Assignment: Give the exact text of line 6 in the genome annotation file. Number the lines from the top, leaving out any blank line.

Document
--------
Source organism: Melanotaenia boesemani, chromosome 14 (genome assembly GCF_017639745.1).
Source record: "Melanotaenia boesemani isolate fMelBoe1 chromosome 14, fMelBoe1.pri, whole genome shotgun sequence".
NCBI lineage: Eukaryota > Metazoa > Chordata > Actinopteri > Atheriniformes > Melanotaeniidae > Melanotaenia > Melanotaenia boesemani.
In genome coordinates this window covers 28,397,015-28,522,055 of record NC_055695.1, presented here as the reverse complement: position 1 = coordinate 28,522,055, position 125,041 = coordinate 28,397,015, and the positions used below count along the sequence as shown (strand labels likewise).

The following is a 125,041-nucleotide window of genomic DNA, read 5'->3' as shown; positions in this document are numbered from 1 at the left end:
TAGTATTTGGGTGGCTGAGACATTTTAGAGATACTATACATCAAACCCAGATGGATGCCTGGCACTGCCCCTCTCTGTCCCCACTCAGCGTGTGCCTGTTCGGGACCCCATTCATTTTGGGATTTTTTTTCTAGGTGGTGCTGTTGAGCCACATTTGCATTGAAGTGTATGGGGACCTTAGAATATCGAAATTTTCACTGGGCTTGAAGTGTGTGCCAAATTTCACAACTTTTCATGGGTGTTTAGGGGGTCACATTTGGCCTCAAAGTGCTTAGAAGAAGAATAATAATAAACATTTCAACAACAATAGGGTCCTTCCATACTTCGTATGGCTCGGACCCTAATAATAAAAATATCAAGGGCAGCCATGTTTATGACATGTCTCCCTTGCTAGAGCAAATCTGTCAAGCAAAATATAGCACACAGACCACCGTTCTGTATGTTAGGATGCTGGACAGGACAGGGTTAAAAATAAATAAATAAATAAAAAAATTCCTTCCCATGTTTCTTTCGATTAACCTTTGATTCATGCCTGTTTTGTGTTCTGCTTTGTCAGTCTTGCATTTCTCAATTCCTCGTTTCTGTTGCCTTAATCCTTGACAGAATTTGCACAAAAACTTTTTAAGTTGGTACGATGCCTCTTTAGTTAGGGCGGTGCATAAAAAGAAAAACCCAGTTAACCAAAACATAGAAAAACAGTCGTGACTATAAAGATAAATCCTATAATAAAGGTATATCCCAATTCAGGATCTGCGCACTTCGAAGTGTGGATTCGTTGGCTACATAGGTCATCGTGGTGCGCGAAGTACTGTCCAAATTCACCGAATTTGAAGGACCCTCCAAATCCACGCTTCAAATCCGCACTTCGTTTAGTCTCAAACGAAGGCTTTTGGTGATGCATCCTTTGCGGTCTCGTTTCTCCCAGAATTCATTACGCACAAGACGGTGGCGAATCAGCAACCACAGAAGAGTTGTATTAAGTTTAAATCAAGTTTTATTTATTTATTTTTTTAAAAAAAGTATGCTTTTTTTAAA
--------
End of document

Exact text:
TAGTATTTGGGTGGCTGAGACATTTTAGAGATACTATACATCAAACCCAGATGGATGCCTGGCACTGCCCCTCTCTGTCCCCACTCAGCGTGTGCCTGTTCGGGACCCCATTCATTTTGGGATTTTTTTTCTAGGTGGTGCTGTTGAGCCACATTTGCATTGAAGTGTATGGGGACCTTAGAATATCGAAATTTTCACTGGGCTTGAAGTGTGTGCCAAATTTCACAACTTTTCATGGGTGTTTAGGGGGTCACATTTGGCCTCAAAGTGCTTAGAAGAAGAATAATAATAAACATTTCAACAACAATAGGGTCCTTCCATACTTCGTATGGCTCGGACCCTAATAATAAAAATATCAAGGGCAGCCATGTTTATGACATGTCTCCCTTGCTAGAGCAAATCTGTCAAGCAAAATATAGCACACAGACCACCGTTCTGTATGTTAGGATGCTGGACAGGACAGGGTTAAAAATAAATAAATAAATAAAAAAATTCCTTCCCATGTTTCTTTCGATTAACCTTTGATTCATGCCTGTTTTGTGTTCTGCTTTGTCAGTCTTGCATTTCTCAATTCCTCGTTTCTGTTGCCTTAATCCTTGACAGAATTTGCACAAAAACTTTTTAAGTTGGTACGATGCCTCTTTAGTTAGGGCGGTGCATAAAAAGAAAAACCCAGTTAACCAAAACATAGAAAAACAGTCGTGACTATAAAGATAAATCCTATAATAAAGGTATATCCCAATTCAGGATCTGCGCACTTCGAAGTGTGGATTCGTTGGCTACATAGGTCATCGTGGTGCGCGAAGTACTGTCCAAATTCACCGAATTTGAAGGACCCTCCAAATCCACGCTTCAAATCCGCACTTCGTTTAGTCTCAAACGAAGGCTTTTGGTGATGCATCCTTTGCGGTCTCGTTTCTCCCAGAATTCATTACGCACAAGACGGTGGCGAATCAGCAACCACAGAAGAGTTGTATTAAGTTTAAATCAAGTTTTATTTATTTATTTTTTTAAAAAAAGTATGCTTTTTTTAAA